Corporate leaders: Companies should work against anti-LGBTQ bills in Texas, other states
As four of the largest food companies and major employers in the United States, we view the growing number of anti-LGBTQ+ bills under consideration in state legislatures, including those that target transgender people and particularly children, with increasing alarm.
These bills are bad for families, for communities, for businesses and for the U.S. economy, all still reeling from the COVID-19 pandemic.
We condemn dangerous, discriminatory legislation that serves as an attack on LGBTQ+ individuals, particularly transgender and nonbinary people. Such laws not only threaten hard-won progress to bring greater awareness, support and equality to transgender Americans, they also threaten the livelihoods and safety of their communities and their families.
This motivates us to continue using our influence to advocate for policies that establish full equality at the federal and state levels, including swift Senate passage of the Equality Act.
Member companies of the Sustainable Food Policy Alliance, including Danone North America, Mars, Inc., Nestlé USA and Unilever United States, urge the entire U.S. business community to do the same.
This issue is not political. Providing the same basic protections to LGBTQ+ people as are provided to protected groups under federal law is the right thing to do for businesses and for society.
We employ tens of thousands of people in communities across the country. We embrace diversity in our workforces. Inclusive principles already guide the way we work, run our successful businesses, and engage with our employees and communities.
Discriminatory legislation — in threat and in practice — directly and negatively impacts the ability of our businesses to compete. It undermines our ability to recruit our future workforces and retain existing talent in states like Arkansas, Florida, Kentucky, Tennessee, West Virginia, Texas and others enacting and considering draconian legislation.
In Kentucky, for example, proposed legislation would allow health care providers to turn away LGBTQ+ and other patients, and bar trans youth from K-12 public school and university sports. Similarly, in Texas, legislators have proposed bills that would ban transgender girls from youth sports.
When states legislate this way, not only do they create an environment where not everyone feels safe and welcomed, they endorse it. Such environments deny transgender and nonbinary people the opportunity to fully contribute to the economies in places where they work and live. This harms them and their families and hinders businesses and local communities.
We applaud Arkansas Gov. Asa Hutchinson’s decision this week to veto legislation that would have banned gender-affirming medical care for transgender youth.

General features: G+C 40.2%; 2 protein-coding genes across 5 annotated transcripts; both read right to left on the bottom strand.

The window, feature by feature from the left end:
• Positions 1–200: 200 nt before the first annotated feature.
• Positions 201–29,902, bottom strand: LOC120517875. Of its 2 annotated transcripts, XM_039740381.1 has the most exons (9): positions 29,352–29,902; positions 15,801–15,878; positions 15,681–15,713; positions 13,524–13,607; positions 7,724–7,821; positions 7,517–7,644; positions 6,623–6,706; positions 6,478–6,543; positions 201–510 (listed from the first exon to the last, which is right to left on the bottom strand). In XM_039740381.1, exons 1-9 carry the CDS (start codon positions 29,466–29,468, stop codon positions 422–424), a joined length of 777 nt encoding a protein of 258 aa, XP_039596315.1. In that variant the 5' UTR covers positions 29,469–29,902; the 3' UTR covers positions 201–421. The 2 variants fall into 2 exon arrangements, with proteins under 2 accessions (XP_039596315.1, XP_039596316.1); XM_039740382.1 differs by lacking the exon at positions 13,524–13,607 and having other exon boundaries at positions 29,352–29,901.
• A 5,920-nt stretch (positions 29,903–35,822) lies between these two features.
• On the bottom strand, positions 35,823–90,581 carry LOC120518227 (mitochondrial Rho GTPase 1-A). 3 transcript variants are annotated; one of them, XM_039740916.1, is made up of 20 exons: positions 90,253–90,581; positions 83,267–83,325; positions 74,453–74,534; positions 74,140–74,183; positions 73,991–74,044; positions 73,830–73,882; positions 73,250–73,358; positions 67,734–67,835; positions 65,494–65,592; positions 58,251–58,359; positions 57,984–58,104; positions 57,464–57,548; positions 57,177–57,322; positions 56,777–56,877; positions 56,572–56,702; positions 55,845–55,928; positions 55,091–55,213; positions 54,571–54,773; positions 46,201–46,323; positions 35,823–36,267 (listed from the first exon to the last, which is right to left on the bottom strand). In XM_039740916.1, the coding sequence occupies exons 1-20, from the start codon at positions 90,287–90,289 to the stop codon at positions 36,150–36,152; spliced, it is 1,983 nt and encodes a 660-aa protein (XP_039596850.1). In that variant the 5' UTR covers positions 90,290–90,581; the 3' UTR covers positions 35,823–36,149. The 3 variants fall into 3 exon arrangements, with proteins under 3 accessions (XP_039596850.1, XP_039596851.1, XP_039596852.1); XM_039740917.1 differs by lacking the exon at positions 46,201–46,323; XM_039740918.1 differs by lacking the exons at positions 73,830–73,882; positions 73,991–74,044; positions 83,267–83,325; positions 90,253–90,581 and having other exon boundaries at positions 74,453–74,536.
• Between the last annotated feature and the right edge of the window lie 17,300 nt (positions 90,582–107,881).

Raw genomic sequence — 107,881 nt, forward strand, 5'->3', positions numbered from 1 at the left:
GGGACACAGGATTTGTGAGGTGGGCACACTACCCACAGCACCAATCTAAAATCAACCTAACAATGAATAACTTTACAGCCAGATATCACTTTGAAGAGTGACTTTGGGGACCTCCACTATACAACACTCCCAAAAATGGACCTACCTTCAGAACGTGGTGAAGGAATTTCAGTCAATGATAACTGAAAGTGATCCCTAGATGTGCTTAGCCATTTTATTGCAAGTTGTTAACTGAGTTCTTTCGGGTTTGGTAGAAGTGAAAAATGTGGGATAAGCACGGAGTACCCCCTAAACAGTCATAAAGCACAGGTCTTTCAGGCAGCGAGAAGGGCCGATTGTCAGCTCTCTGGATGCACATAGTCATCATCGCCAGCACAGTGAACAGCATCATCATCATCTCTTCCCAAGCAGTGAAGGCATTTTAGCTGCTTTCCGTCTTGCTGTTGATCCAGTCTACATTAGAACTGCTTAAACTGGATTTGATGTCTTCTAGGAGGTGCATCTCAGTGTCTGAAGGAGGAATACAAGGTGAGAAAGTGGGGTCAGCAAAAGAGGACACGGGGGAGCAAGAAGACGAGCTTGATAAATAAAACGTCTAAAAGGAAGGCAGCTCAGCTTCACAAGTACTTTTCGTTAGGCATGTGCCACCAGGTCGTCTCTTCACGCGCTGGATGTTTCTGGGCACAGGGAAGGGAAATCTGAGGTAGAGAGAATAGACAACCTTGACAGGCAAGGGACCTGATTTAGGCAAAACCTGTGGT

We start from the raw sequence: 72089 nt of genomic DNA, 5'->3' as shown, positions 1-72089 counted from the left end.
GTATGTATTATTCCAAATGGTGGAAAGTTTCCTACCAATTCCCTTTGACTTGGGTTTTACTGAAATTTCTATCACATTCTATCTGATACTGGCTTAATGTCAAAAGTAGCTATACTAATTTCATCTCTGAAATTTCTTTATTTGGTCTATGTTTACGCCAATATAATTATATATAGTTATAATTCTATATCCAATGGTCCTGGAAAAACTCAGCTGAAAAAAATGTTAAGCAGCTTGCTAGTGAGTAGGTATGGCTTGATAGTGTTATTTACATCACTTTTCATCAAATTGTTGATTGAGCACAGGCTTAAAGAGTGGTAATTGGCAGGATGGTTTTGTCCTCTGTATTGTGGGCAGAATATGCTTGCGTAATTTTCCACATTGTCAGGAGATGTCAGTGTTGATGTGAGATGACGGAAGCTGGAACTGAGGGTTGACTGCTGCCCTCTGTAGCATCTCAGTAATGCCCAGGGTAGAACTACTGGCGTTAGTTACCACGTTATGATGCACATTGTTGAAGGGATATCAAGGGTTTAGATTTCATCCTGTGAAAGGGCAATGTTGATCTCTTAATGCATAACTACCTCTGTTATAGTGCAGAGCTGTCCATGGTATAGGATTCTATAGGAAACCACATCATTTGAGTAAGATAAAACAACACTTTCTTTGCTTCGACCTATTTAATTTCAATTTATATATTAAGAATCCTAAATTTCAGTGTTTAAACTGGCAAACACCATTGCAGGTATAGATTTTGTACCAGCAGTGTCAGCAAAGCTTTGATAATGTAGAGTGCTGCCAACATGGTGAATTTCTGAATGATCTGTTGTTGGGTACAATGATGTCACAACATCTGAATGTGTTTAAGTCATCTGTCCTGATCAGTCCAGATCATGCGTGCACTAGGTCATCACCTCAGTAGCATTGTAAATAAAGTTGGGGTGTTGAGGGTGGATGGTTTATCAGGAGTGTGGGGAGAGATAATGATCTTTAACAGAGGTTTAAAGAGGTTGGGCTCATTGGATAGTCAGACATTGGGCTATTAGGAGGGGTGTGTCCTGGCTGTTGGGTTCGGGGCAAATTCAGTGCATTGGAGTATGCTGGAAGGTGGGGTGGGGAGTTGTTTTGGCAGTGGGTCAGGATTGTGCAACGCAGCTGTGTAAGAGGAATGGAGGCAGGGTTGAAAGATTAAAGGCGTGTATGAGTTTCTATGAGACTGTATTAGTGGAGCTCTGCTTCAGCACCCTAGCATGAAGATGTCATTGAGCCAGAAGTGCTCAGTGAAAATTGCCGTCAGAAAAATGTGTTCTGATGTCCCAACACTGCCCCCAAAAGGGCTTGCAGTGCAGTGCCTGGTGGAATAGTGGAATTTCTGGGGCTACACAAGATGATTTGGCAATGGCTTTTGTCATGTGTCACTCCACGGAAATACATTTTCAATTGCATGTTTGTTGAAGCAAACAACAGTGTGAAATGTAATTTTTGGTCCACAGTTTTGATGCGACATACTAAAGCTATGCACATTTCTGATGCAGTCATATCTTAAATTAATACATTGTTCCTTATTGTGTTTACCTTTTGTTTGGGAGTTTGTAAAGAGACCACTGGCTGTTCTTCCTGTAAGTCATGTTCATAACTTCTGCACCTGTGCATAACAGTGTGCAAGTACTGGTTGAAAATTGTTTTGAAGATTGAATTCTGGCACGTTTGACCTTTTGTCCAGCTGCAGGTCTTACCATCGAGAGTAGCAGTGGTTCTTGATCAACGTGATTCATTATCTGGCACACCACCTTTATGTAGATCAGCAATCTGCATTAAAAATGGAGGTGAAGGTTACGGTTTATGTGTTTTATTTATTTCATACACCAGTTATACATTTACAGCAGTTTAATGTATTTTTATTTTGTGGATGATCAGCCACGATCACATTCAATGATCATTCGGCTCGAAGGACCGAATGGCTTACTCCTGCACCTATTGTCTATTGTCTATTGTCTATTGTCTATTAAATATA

Mississippi Gov. Tate Reeves signs a bill in March 2021 to ban transgender athletes from competing on girls or women’s sports teams. (Photo: Rogelio V. Solis, AP)
Such policies are out of step with the views of most Americans. The overwhelming majority of Americans support full equality for LGBTQ+ people, according to recent data released by the Human Rights Campaign.
Legislation hurts states’ economies
The ramifications of these discriminatory bills on states’ economic and financial health are also well-documented. A UCLA study found that the social, economic and health effects of stigma and discrimination against LGBTQ+ people negatively impact Texas’ economy by tens of millions of dollars each year. Another study by the Texas Association of Business estimated that discriminatory legislation could result in an estimated economic loss to Texas’ gross domestic product ranging from $964 million to $8.5 billion.
The impacts of such bills are not limited to the states where they are passed. Researchers that studied 39 countries found a clear link between LGBTQ+ discriminatory practices and legislation and the corresponding loss of potential economic output. For LGBTQ+ youth, the study found that discrimination harms their learning, resulting in increased dropout rates and, consequently, reduced participation in the workforce.
We acknowledge that words are powerful. But for companies to engage new generations of workers and consumers, while fostering an environment good for people and for business, we must move beyond only public statements of support for LGBTQ+ issues.
Companies should protect employees
Companies have a responsibility to actively work with federal and state legislators to advocate against bills that harm our employees and our customers, and to advance fairness and equality for all Americans.
We four SFPA companies are committed to stepping up and taking action, including through our advocacy on this important issue. Doing so will support an environment in which all people can grow, thrive, compete and succeed as their true, authentic selves.
Chris Adamo is vice president of Federal and Industry Affairs at Danone North America. Brad Figel is vice president of Public Affairs North America at Mars, Inc. Molly Fogarty is senior vice president of Corporate & Government Affairs at Nestlé USA. Tom Langan is North America director of Sustainable Business & External Affairs for Unilever.
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